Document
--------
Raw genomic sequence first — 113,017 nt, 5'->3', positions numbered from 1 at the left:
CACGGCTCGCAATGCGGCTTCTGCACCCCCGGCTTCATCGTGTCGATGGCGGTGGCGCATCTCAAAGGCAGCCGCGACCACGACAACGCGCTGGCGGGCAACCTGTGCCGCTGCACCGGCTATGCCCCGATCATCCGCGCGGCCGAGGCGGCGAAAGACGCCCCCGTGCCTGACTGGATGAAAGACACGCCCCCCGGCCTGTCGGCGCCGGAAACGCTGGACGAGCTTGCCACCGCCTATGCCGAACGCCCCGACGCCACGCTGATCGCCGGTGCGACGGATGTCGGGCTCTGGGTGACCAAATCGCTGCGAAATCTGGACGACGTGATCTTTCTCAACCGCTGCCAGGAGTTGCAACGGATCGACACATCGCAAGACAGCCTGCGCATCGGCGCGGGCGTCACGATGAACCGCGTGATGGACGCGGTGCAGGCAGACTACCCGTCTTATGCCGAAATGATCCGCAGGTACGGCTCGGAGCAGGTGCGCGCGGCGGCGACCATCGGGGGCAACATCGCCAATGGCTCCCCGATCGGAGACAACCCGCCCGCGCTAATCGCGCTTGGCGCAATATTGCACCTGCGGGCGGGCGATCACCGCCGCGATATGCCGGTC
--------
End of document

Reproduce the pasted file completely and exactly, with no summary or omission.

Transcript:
Raw genomic sequence first — 113,017 nt, 5'->3', positions numbered from 1 at the left:
CACGGCTCGCAATGCGGCTTCTGCACCCCCGGCTTCATCGTGTCGATGGCGGTGGCGCATCTCAAAGGCAGCCGCGACCACGACAACGCGCTGGCGGGCAACCTGTGCCGCTGCACCGGCTATGCCCCGATCATCCGCGCGGCCGAGGCGGCGAAAGACGCCCCCGTGCCTGACTGGATGAAAGACACGCCCCCCGGCCTGTCGGCGCCGGAAACGCTGGACGAGCTTGCCACCGCCTATGCCGAACGCCCCGACGCCACGCTGATCGCCGGTGCGACGGATGTCGGGCTCTGGGTGACCAAATCGCTGCGAAATCTGGACGACGTGATCTTTCTCAACCGCTGCCAGGAGTTGCAACGGATCGACACATCGCAAGACAGCCTGCGCATCGGCGCGGGCGTCACGATGAACCGCGTGATGGACGCGGTGCAGGCAGACTACCCGTCTTATGCCGAAATGATCCGCAGGTACGGCTCGGAGCAGGTGCGCGCGGCGGCGACCATCGGGGGCAACATCGCCAATGGCTCCCCGATCGGAGACAACCCGCCCGCGCTAATCGCGCTTGGCGCAATATTGCACCTGCGGGCGGGCGATCACCGCCGCGATATGCCGGTC